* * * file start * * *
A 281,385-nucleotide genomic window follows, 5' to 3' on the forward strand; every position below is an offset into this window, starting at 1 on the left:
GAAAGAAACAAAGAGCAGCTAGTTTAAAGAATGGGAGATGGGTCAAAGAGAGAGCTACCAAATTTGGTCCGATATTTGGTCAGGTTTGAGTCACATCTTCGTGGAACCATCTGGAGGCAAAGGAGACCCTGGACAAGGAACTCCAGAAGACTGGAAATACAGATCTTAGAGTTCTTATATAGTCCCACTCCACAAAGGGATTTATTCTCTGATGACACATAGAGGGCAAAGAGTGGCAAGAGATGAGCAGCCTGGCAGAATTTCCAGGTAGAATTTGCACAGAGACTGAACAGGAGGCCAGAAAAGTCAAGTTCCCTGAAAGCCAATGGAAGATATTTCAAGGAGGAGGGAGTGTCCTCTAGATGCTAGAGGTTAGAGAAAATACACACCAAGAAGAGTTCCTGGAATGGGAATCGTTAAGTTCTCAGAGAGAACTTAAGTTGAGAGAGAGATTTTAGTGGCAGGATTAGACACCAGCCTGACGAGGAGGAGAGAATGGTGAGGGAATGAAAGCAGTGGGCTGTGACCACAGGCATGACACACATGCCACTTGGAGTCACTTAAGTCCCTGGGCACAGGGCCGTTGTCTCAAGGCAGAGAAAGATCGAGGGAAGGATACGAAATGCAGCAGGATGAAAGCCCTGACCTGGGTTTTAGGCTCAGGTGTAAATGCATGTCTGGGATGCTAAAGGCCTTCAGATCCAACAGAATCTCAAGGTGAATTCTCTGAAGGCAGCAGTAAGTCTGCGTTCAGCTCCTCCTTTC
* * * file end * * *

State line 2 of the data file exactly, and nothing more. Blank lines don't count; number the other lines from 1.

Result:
GAAAGAAACAAAGAGCAGCTAGTTTAAAGAATGGGAGATGGGTCAAAGAGAGAGCTACCAAATTTGGTCCGATATTTGGTCAGGTTTGAGTCACATCTTCGTGGAACCATCTGGAGGCAAAGGAGACCCTGGACAAGGAACTCCAGAAGACTGGAAATACAGATCTTAGAGTTCTTATATAGTCCCACTCCACAAAGGGATTTATTCTCTGATGACACATAGAGGGCAAAGAGTGGCAAGAGATGAGCAGCCTGGCAGAATTTCCAGGTAGAATTTGCACAGAGACTGAACAGGAGGCCAGAAAAGTCAAGTTCCCTGAAAGCCAATGGAAGATATTTCAAGGAGGAGGGAGTGTCCTCTAGATGCTAGAGGTTAGAGAAAATACACACCAAGAAGAGTTCCTGGAATGGGAATCGTTAAGTTCTCAGAGAGAACTTAAGTTGAGAGAGAGATTTTAGTGGCAGGATTAGACACCAGCCTGACGAGGAGGAGAGAATGGTGAGGGAATGAAAGCAGTGGGCTGTGACCACAGGCATGACACACATGCCACTTGGAGTCACTTAAGTCCCTGGGCACAGGGCCGTTGTCTCAAGGCAGAGAAAGATCGAGGGAAGGATACGAAATGCAGCAGGATGAAAGCCCTGACCTGGGTTTTAGGCTCAGGTGTAAATGCATGTCTGGGATGCTAAAGGCCTTCAGATCCAACAGAATCTCAAGGTGAATTCTCTGAAGGCAGCAGTAAGTCTGCGTTCAGCTCCTCCTTTC